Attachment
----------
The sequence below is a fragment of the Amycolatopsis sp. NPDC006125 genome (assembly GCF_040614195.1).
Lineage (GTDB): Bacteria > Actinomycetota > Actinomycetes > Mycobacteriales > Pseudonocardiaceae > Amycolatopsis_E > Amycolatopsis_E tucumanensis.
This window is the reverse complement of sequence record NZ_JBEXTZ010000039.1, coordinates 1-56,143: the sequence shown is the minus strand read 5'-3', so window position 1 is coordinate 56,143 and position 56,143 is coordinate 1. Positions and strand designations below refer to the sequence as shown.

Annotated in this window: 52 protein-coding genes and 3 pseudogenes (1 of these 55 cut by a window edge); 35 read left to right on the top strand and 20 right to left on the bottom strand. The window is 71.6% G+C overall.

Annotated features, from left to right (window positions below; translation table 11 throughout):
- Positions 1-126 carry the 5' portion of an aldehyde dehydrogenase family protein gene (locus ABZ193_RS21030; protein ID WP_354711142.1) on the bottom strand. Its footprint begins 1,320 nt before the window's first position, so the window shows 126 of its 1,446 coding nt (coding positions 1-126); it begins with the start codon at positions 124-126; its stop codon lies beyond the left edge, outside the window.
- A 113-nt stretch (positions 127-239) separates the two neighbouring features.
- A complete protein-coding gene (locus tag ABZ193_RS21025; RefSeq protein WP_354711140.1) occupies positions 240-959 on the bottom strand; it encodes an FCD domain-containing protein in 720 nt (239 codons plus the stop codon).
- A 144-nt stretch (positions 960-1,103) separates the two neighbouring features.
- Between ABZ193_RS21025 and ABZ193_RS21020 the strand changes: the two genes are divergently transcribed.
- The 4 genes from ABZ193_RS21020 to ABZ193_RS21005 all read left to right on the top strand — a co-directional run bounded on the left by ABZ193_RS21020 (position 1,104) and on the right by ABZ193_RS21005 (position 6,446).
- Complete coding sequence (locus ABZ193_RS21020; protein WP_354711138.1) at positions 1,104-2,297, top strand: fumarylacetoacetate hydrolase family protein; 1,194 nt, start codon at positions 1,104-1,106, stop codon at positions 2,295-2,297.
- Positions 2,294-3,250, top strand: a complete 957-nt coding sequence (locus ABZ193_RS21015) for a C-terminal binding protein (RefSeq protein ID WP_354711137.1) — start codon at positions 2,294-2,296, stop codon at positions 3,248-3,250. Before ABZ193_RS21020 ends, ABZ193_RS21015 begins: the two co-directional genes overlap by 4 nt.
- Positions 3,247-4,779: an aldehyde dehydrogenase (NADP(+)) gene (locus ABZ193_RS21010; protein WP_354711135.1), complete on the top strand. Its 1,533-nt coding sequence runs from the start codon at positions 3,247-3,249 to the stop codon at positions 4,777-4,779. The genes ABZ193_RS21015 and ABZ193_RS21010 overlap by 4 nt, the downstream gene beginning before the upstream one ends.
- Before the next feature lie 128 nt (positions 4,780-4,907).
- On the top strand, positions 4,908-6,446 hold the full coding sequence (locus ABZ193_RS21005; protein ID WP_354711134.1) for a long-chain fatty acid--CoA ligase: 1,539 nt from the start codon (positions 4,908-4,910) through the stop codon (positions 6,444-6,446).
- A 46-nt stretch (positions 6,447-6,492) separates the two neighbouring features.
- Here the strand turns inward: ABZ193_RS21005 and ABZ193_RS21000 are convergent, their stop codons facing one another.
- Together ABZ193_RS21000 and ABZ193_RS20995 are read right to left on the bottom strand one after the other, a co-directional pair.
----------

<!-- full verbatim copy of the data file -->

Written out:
The sequence below is a fragment of the Amycolatopsis sp. NPDC006125 genome (assembly GCF_040614195.1).
Lineage (GTDB): Bacteria > Actinomycetota > Actinomycetes > Mycobacteriales > Pseudonocardiaceae > Amycolatopsis_E > Amycolatopsis_E tucumanensis.
This window is the reverse complement of sequence record NZ_JBEXTZ010000039.1, coordinates 1-56,143: the sequence shown is the minus strand read 5'-3', so window position 1 is coordinate 56,143 and position 56,143 is coordinate 1. Positions and strand designations below refer to the sequence as shown.

Annotated in this window: 52 protein-coding genes and 3 pseudogenes (1 of these 55 cut by a window edge); 35 read left to right on the top strand and 20 right to left on the bottom strand. The window is 71.6% G+C overall.

Annotated features, from left to right (window positions below; translation table 11 throughout):
- Positions 1-126 carry the 5' portion of an aldehyde dehydrogenase family protein gene (locus ABZ193_RS21030; protein ID WP_354711142.1) on the bottom strand. Its footprint begins 1,320 nt before the window's first position, so the window shows 126 of its 1,446 coding nt (coding positions 1-126); it begins with the start codon at positions 124-126; its stop codon lies beyond the left edge, outside the window.
- A 113-nt stretch (positions 127-239) separates the two neighbouring features.
- A complete protein-coding gene (locus tag ABZ193_RS21025; RefSeq protein WP_354711140.1) occupies positions 240-959 on the bottom strand; it encodes an FCD domain-containing protein in 720 nt (239 codons plus the stop codon).
- A 144-nt stretch (positions 960-1,103) separates the two neighbouring features.
- Between ABZ193_RS21025 and ABZ193_RS21020 the strand changes: the two genes are divergently transcribed.
- The 4 genes from ABZ193_RS21020 to ABZ193_RS21005 all read left to right on the top strand — a co-directional run bounded on the left by ABZ193_RS21020 (position 1,104) and on the right by ABZ193_RS21005 (position 6,446).
- Complete coding sequence (locus ABZ193_RS21020; protein WP_354711138.1) at positions 1,104-2,297, top strand: fumarylacetoacetate hydrolase family protein; 1,194 nt, start codon at positions 1,104-1,106, stop codon at positions 2,295-2,297.
- Positions 2,294-3,250, top strand: a complete 957-nt coding sequence (locus ABZ193_RS21015) for a C-terminal binding protein (RefSeq protein ID WP_354711137.1) — start codon at positions 2,294-2,296, stop codon at positions 3,248-3,250. Before ABZ193_RS21020 ends, ABZ193_RS21015 begins: the two co-directional genes overlap by 4 nt.
- Positions 3,247-4,779: an aldehyde dehydrogenase (NADP(+)) gene (locus ABZ193_RS21010; protein WP_354711135.1), complete on the top strand. Its 1,533-nt coding sequence runs from the start codon at positions 3,247-3,249 to the stop codon at positions 4,777-4,779. The genes ABZ193_RS21015 and ABZ193_RS21010 overlap by 4 nt, the downstream gene beginning before the upstream one ends.
- Before the next feature lie 128 nt (positions 4,780-4,907).
- On the top strand, positions 4,908-6,446 hold the full coding sequence (locus ABZ193_RS21005; protein ID WP_354711134.1) for a long-chain fatty acid--CoA ligase: 1,539 nt from the start codon (positions 4,908-4,910) through the stop codon (positions 6,444-6,446).
- A 46-nt stretch (positions 6,447-6,492) separates the two neighbouring features.
- Here the strand turns inward: ABZ193_RS21005 and ABZ193_RS21000 are convergent, their stop codons facing one another.
- Together ABZ193_RS21000 and ABZ193_RS20995 are read right to left on the bottom strand one after the other, a co-directional pair.